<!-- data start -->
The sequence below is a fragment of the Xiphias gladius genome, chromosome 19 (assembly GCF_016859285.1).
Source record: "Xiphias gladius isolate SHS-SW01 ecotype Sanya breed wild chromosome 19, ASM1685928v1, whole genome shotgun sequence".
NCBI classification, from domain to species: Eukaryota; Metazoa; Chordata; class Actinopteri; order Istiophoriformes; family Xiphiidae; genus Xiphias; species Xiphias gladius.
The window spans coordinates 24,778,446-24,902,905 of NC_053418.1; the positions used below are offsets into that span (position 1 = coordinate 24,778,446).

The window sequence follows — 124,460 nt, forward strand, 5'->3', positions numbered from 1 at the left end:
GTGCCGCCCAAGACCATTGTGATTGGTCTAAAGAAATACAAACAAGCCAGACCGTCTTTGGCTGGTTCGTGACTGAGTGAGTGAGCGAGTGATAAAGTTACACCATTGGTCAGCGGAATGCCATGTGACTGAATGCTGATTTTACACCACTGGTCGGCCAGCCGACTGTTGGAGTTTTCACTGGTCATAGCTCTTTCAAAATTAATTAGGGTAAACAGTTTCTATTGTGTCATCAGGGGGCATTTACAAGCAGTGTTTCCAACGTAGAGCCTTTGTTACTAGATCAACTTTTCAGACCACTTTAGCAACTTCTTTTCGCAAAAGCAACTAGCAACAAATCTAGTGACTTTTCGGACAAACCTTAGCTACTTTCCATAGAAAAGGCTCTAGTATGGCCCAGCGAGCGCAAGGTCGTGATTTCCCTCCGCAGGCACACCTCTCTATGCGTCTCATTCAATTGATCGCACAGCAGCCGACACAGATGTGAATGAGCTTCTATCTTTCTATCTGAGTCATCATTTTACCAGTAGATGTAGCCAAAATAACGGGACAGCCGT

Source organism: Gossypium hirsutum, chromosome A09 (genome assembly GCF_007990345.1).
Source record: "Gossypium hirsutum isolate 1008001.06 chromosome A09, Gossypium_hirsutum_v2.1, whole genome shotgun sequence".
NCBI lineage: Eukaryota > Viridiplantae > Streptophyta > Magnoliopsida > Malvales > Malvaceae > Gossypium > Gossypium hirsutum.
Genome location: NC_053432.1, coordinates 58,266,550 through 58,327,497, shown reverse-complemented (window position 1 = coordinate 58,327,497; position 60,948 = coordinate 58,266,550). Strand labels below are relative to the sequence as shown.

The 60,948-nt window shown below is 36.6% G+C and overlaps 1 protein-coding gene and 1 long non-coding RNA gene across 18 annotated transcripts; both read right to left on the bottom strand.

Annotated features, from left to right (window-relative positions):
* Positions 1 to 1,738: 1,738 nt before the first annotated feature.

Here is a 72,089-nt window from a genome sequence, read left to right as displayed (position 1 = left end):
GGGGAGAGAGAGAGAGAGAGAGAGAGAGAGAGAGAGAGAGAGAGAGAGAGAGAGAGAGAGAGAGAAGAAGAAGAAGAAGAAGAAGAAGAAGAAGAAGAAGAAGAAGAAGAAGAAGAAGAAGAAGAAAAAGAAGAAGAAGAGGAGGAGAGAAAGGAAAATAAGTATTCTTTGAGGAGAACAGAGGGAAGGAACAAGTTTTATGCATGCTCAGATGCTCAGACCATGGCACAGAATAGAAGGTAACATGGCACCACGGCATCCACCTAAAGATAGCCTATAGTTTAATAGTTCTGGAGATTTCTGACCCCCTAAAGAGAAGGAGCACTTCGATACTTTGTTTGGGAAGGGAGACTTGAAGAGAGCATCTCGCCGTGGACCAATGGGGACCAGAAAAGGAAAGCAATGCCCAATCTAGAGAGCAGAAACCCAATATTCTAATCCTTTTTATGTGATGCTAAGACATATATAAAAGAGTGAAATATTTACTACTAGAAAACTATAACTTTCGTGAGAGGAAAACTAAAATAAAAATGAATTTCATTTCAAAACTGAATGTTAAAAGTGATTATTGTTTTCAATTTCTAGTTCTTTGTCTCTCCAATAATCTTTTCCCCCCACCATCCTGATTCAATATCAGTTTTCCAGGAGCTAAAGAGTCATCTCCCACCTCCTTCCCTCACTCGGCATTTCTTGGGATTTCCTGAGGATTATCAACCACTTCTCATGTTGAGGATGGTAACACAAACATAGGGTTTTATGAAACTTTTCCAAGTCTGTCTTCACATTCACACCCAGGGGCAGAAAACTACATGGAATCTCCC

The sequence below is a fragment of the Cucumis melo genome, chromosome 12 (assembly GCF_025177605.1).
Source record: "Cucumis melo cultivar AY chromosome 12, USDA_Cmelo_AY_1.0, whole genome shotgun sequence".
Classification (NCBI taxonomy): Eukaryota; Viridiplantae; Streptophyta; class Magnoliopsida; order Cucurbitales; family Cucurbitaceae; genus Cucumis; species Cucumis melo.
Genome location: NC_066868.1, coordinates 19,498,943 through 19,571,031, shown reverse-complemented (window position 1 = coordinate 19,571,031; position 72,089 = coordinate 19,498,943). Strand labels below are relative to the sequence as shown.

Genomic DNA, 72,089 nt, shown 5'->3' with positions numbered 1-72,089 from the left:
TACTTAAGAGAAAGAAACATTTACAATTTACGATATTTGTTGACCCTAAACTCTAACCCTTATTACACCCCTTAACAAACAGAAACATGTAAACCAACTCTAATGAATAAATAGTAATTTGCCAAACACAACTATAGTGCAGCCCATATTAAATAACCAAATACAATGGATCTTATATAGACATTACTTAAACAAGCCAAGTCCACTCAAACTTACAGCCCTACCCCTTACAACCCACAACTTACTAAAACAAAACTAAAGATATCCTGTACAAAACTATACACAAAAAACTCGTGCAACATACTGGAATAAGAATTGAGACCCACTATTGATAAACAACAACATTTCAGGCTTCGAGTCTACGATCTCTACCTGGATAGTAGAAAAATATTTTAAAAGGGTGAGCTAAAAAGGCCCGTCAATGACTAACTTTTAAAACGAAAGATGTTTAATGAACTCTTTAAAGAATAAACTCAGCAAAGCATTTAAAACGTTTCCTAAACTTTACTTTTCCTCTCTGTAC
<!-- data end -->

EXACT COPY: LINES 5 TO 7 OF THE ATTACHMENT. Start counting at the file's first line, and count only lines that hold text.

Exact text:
The window sequence follows — 124,460 nt, forward strand, 5'->3', positions numbered from 1 at the left end:
GTGCCGCCCAAGACCATTGTGATTGGTCTAAAGAAATACAAACAAGCCAGACCGTCTTTGGCTGGTTCGTGACTGAGTGAGTGAGCGAGTGATAAAGTTACACCATTGGTCAGCGGAATGCCATGTGACTGAATGCTGATTTTACACCACTGGTCGGCCAGCCGACTGTTGGAGTTTTCACTGGTCATAGCTCTTTCAAAATTAATTAGGGTAAACAGTTTCTATTGTGTCATCAGGGGGCATTTACAAGCAGTGTTTCCAACGTAGAGCCTTTGTTACTAGATCAACTTTTCAGACCACTTTAGCAACTTCTTTTCGCAAAAGCAACTAGCAACAAATCTAGTGACTTTTCGGACAAACCTTAGCTACTTTCCATAGAAAAGGCTCTAGTATGGCCCAGCGAGCGCAAGGTCGTGATTTCCCTCCGCAGGCACACCTCTCTATGCGTCTCATTCAATTGATCGCACAGCAGCCGACACAGATGTGAATGAGCTTCTATCTTTCTATCTGAGTCATCATTTTACCAGTAGATGTAGCCAAAATAACGGGACAGCCGT

Source organism: Gossypium hirsutum, chromosome A09 (genome assembly GCF_007990345.1).